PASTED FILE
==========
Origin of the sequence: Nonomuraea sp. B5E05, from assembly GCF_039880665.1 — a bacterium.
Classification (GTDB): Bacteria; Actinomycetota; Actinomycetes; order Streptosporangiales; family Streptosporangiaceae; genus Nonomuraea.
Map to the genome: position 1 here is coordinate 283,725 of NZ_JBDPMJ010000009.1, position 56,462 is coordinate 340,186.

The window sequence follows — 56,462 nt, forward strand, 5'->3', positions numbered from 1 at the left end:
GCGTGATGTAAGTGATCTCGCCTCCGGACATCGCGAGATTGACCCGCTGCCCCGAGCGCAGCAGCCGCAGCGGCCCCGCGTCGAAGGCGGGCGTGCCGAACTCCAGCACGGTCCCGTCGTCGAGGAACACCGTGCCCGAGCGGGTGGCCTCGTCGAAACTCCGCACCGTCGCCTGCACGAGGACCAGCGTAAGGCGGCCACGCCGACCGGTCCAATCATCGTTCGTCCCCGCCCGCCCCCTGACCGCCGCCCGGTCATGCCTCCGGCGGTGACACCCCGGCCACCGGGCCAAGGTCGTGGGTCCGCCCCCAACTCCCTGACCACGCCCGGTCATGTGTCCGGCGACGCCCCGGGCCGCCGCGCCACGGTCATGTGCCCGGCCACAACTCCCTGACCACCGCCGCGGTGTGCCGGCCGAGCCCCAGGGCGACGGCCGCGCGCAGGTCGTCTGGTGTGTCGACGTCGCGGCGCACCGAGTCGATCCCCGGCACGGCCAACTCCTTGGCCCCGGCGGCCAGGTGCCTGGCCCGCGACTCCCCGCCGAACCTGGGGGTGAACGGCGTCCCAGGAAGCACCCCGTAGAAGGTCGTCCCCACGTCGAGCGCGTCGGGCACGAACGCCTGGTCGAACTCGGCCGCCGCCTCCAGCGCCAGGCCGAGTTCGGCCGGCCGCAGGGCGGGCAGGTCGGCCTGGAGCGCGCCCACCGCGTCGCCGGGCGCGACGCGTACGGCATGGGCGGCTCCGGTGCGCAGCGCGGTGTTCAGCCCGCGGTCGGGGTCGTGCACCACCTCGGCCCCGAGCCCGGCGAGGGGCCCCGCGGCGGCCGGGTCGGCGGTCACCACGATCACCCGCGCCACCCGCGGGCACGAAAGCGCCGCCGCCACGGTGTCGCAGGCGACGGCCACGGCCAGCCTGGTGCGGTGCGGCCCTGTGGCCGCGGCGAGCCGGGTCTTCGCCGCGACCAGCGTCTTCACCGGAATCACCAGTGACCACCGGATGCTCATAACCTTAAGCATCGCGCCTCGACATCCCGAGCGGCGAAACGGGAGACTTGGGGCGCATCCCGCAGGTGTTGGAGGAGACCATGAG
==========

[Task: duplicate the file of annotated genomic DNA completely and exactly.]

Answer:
Origin of the sequence: Nonomuraea sp. B5E05, from assembly GCF_039880665.1 — a bacterium.
Classification (GTDB): Bacteria; Actinomycetota; Actinomycetes; order Streptosporangiales; family Streptosporangiaceae; genus Nonomuraea.
Map to the genome: position 1 here is coordinate 283,725 of NZ_JBDPMJ010000009.1, position 56,462 is coordinate 340,186.

The window sequence follows — 56,462 nt, forward strand, 5'->3', positions numbered from 1 at the left end:
GCGTGATGTAAGTGATCTCGCCTCCGGACATCGCGAGATTGACCCGCTGCCCCGAGCGCAGCAGCCGCAGCGGCCCCGCGTCGAAGGCGGGCGTGCCGAACTCCAGCACGGTCCCGTCGTCGAGGAACACCGTGCCCGAGCGGGTGGCCTCGTCGAAACTCCGCACCGTCGCCTGCACGAGGACCAGCGTAAGGCGGCCACGCCGACCGGTCCAATCATCGTTCGTCCCCGCCCGCCCCCTGACCGCCGCCCGGTCATGCCTCCGGCGGTGACACCCCGGCCACCGGGCCAAGGTCGTGGGTCCGCCCCCAACTCCCTGACCACGCCCGGTCATGTGTCCGGCGACGCCCCGGGCCGCCGCGCCACGGTCATGTGCCCGGCCACAACTCCCTGACCACCGCCGCGGTGTGCCGGCCGAGCCCCAGGGCGACGGCCGCGCGCAGGTCGTCTGGTGTGTCGACGTCGCGGCGCACCGAGTCGATCCCCGGCACGGCCAACTCCTTGGCCCCGGCGGCCAGGTGCCTGGCCCGCGACTCCCCGCCGAACCTGGGGGTGAACGGCGTCCCAGGAAGCACCCCGTAGAAGGTCGTCCCCACGTCGAGCGCGTCGGGCACGAACGCCTGGTCGAACTCGGCCGCCGCCTCCAGCGCCAGGCCGAGTTCGGCCGGCCGCAGGGCGGGCAGGTCGGCCTGGAGCGCGCCCACCGCGTCGCCGGGCGCGACGCGTACGGCATGGGCGGCTCCGGTGCGCAGCGCGGTGTTCAGCCCGCGGTCGGGGTCGTGCACCACCTCGGCCCCGAGCCCGGCGAGGGGCCCCGCGGCGGCCGGGTCGGCGGTCACCACGATCACCCGCGCCACCCGCGGGCACGAAAGCGCCGCCGCCACGGTGTCGCAGGCGACGGCCACGGCCAGCCTGGTGCGGTGCGGCCCTGTGGCCGCGGCGAGCCGGGTCTTCGCCGCGACCAGCGTCTTCACCGGAATCACCAGTGACCACCGGATGCTCATAACCTTAAGCATCGCGCCTCGACATCCCGAGCGGCGAAACGGGAGACTTGGGGCGCATCCCGCAGGTGTTGGAGGAGACCATGAG